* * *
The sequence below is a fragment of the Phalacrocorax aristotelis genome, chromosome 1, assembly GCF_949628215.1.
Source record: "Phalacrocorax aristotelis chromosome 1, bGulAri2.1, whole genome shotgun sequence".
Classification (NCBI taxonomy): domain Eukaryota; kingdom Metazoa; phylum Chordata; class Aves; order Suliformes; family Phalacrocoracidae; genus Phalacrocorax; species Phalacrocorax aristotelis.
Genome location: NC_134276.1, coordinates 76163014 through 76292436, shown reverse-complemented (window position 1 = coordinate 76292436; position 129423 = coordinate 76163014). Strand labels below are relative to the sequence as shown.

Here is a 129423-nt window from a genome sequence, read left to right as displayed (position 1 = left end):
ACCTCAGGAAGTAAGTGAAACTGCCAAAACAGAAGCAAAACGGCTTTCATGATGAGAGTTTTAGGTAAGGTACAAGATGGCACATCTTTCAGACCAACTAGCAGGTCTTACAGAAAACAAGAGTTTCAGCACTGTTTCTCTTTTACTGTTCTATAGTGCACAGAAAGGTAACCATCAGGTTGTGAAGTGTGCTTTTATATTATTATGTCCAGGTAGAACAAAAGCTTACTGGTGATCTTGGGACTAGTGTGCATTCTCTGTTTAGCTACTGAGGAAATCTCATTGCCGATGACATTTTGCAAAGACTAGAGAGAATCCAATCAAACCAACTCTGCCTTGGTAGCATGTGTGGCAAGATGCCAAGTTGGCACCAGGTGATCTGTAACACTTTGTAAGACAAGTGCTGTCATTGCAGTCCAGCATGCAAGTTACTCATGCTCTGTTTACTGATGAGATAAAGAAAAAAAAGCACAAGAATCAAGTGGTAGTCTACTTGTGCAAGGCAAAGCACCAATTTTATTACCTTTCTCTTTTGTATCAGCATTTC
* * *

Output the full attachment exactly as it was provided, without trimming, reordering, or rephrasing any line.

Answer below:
The sequence below is a fragment of the Phalacrocorax aristotelis genome, chromosome 1, assembly GCF_949628215.1.
Source record: "Phalacrocorax aristotelis chromosome 1, bGulAri2.1, whole genome shotgun sequence".
Classification (NCBI taxonomy): domain Eukaryota; kingdom Metazoa; phylum Chordata; class Aves; order Suliformes; family Phalacrocoracidae; genus Phalacrocorax; species Phalacrocorax aristotelis.
Genome location: NC_134276.1, coordinates 76163014 through 76292436, shown reverse-complemented (window position 1 = coordinate 76292436; position 129423 = coordinate 76163014). Strand labels below are relative to the sequence as shown.

Here is a 129423-nt window from a genome sequence, read left to right as displayed (position 1 = left end):
ACCTCAGGAAGTAAGTGAAACTGCCAAAACAGAAGCAAAACGGCTTTCATGATGAGAGTTTTAGGTAAGGTACAAGATGGCACATCTTTCAGACCAACTAGCAGGTCTTACAGAAAACAAGAGTTTCAGCACTGTTTCTCTTTTACTGTTCTATAGTGCACAGAAAGGTAACCATCAGGTTGTGAAGTGTGCTTTTATATTATTATGTCCAGGTAGAACAAAAGCTTACTGGTGATCTTGGGACTAGTGTGCATTCTCTGTTTAGCTACTGAGGAAATCTCATTGCCGATGACATTTTGCAAAGACTAGAGAGAATCCAATCAAACCAACTCTGCCTTGGTAGCATGTGTGGCAAGATGCCAAGTTGGCACCAGGTGATCTGTAACACTTTGTAAGACAAGTGCTGTCATTGCAGTCCAGCATGCAAGTTACTCATGCTCTGTTTACTGATGAGATAAAGAAAAAAAAGCACAAGAATCAAGTGGTAGTCTACTTGTGCAAGGCAAAGCACCAATTTTATTACCTTTCTCTTTTGTATCAGCATTTC